The yogAdhyAya chapter deals with the concept of mahAyoga which seems to summarize the system of samaShTiyoga taught by mahAmahopAdhyAya gopInAtha kavirAja. This chapter begins with discussion related to commonalities of desha kAla such as AhAra, nidrA, bhaya and maithuna, their effects in vyaShTi and samaShTi, mentalities of itihAsa, paramparA and saMgharSha, limitations such as parimiti, apUrNatva, alpatva, aj~natva, anAptakAmatva etc. and the ways to attain paripUrNatva, sarvatva, sarvaj~natva, sarvashaktatva, AptakAmatva, avinAshitva etc. The formation of devatA samAmnAya through sAmudAyika praj~nA saMskAra seems to be a highly original and valuable contribution of the author of this work, who remains unknown. The informal language, mishraNa of gadya and padya and lack of direct quotations from tantras seems to suggest that the chapter of yogAdhyAya is the independent work of the author of krama kalpalatA.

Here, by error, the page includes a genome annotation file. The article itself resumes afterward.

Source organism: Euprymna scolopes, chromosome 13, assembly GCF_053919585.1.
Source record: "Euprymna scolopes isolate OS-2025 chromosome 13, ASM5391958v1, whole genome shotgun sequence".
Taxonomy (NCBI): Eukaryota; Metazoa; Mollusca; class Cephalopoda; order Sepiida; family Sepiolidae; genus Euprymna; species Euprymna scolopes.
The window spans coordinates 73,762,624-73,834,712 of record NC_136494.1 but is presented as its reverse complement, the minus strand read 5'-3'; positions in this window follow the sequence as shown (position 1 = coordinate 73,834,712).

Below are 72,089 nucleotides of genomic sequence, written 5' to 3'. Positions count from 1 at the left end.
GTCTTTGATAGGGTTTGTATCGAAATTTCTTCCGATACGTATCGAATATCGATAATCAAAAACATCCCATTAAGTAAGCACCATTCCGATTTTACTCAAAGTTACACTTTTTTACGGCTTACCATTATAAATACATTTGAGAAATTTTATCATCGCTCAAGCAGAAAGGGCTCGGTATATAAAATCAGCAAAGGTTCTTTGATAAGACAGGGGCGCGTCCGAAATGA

The chapter related to various limbs of a mantra is also more elaborate than in any other work of a similar genre. Topics discussed include mAtR^ikA chakra, sarvatobhadra maNDala, kUrmachakra, digbandhana, rakShAchakra, mantra-mAsa-nakShatra chakras, li~NgoddhAra, mantra janana sthAna, mahAchakroddhAra, varNa yantroddhAra, ghaTachakra, panchAmnAya nirNaya, ShaDAmnAya nirNaya, dvAdashAmnAya nirNaya, ShoDashAmnAya nirNaya, guruparamparA nirNaya, sampradAya rahasya, R^ishi-Chando-devatA-bIja-shakti-kIlaka nirNaya, nyAsa, akShara saMkhyA, devatA, pratyadhidevatA nirNaya, rUpa, AkR^iti, dhyAna, svabhAva, maitri, samaya, garbha, prasava, vighna, tannivAraNa, R^itu, janma, sthiti, avasthA, mantrasvara, mantra prakR^iti, vikR^iti, priyatva, mAtrA nirNaya, pallava, saMpuTa, prayoga, upasaMhAra, mantra saMskAra, panchapAda, mUlikA nirNaya, bali and AtmAnusandhAna.